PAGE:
A SOFT LIGHT graces the polished oak frame displaying the bright badges of the original 13 Arkansas Rangers. The badges hang in a corner of the Old State House Museum in Little Rock. Photos—mug shots, in police parlance—accompany each. Look at badge No. 9 and the deadpan mug next to it. That’s Ranger E.E. Frazier, mostly known as Bert. If his son, Elbert Frazier of Jonesboro, gets his wish, that badge will be joined by Bert Frazier’s No. 9 shoulder patch, plus journals, news clippings and other memorabilia of Bert Frazier’s career as a pioneering lawman.

This place is the right place. The Old State House Museum holds the historical artifacts of the Arkansas State Police. What’s necessary is for Elbert Frazier to make the right connection. He tried once and, he admits, failed. He has to try again, he says. “At some point, no one will take care of it,” Elbert, 71, says of the collection. “It has to be handed off. Things fade away as time goes by.”

Then he remembered what someone told him: Bert Frazier wasn’t afraid of the devil himself.

“I can see why,” Elbert says. “I can see why.”


SQUIRRELS SCAMPER outside Elbert’s window as he lays out on an old oak kitchen table the things his father saved, the clippings and journals and reports of crimes committed and solved from the 1930s through his retirement as chief of police in Jonesboro. Thumbing through the journals in his kitchen, Elbert recalls being surprised at the range of territory and the long hours the 13 original Rangers spent covering crimes.

“Hard to imagine the condition of roads in the 1930s and 1940s.”

In truth, it was mostly owing to booze and those roads that the Arkansas Rangers first got their start. As Michael Lindsey writes in The Big Hat Law, there were efforts all across the country to create state police forces, dating back to 1905 in Pennsylvania. In Southern states, where there was a preference for local control, those efforts faced obstacles.

Legislation to create a state police force in Arkansas failed several times until 1935, when Gov. J.M. Futrell found an opportunity. A move to repeal Prohibition in Arkansas was gaining ground in the General Assembly. Legalizing alcohol would provide a tax benefit to the state, but the judicial system couldn’t adequately enforce the new laws. Futrell’s solution was to create a state police force. Coupled with the rise in automobile usage and the corresponding growth in traffic deaths—45 in 1923; 347 in 1934—the need for a force had become compelling.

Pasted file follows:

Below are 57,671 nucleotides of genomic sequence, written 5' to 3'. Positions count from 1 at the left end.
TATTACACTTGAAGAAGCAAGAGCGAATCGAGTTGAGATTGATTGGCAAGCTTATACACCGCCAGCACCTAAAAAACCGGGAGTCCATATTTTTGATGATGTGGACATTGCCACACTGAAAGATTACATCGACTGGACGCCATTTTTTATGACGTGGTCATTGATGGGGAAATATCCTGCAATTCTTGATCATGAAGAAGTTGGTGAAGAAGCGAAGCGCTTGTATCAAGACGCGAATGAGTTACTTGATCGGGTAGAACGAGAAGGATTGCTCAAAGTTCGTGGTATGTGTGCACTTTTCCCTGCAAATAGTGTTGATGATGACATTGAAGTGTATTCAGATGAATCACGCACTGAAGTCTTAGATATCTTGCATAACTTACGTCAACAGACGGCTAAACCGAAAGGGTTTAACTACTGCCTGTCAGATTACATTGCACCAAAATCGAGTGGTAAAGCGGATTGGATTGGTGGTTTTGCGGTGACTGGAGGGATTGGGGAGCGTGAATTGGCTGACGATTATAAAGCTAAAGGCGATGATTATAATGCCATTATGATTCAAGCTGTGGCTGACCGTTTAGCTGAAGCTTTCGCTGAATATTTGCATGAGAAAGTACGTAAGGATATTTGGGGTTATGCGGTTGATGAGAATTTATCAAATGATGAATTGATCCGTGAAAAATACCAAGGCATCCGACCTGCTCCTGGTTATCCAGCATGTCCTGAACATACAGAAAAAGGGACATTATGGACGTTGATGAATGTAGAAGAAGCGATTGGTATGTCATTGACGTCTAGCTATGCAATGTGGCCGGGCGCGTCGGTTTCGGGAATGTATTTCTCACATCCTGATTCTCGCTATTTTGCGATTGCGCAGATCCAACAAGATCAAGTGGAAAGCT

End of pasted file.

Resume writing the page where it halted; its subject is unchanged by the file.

The governor promised to sign a bill legalizing alcohol sales if the Legislature would pass a bill to create the state police. If not, he would veto the alcohol bill. And so it was done: Act 120 of 1935 created the Arkansas State Police Commission and the Department of State Police. What kind of men would be Rangers? The commission sought men with previous police experience. Futrell had his own idea.

“They should be gentlemen,” he said, “incorruptible, highly intelligent.”

One of those gentlemen, incorruptible and highly intelligent, was Bert Frazier of Hardy in Sharp County, a former schoolteacher who at the time was working as an agent of the state revenue department.

Reading through the minutes of the commission taken on April 30, 1935, where Bert’s name first appears, one can get a glimpse of the era: The first two state police vehicles were 1935 V-8 Fords, bought from Shoemaker-Bush Co. of Little Rock for $579.63 each. On May 7, 1935, members of the commission discussed “the killing of the two outlaws Clarence and Freddie Busche, which occurred last evening, and the part played therein by Hansford E. Russell of Faulkner County. Superintendent Albright was directed to ask Russell if he’d be interested in applying for work on the Ranger force.”

On April 17, 1936, the commission decided that because the Ranger force was so small, it should limit itself on the highways to thorough investigation of all fatal traffic accidents and general patrol “in vicinity of unusually large gatherings.”

E.E. Frazier appears at least twice more in the minutes. In September 1939, Sgt. Frazier was put in charge of state police headquarters in Newport. He was promoted to lieutenant in July 1941.


“HE TOLD MANY stories,” Elbert says of his father. “I wish I’d recorded them.” Elbert does recall, at about 8 years old, going with his father to a bar on Front Street in Newport. Bert Frazier was a U.S. marshal at the time, out to make an arrest. The suspect was having a steak and beer and asked to finish. Bert Frazier agreed. When the suspect was done, he thanked the marshal, was handcuffed and taken to jail.

Absent recordings, Elbert has the collection and the memories. One of the artifacts is a copy of the January 1949 issue of Master Detective, a crime magazine whose stories include “2 Dead Girls in 2 Trunks” and “Riddle of the Slain Schoolteacher.” Another of the stories is “20 years—For a Crime He Didn’t Commit!” Frazier takes the magazine out of a manila envelope and lays it out on the kitchen table.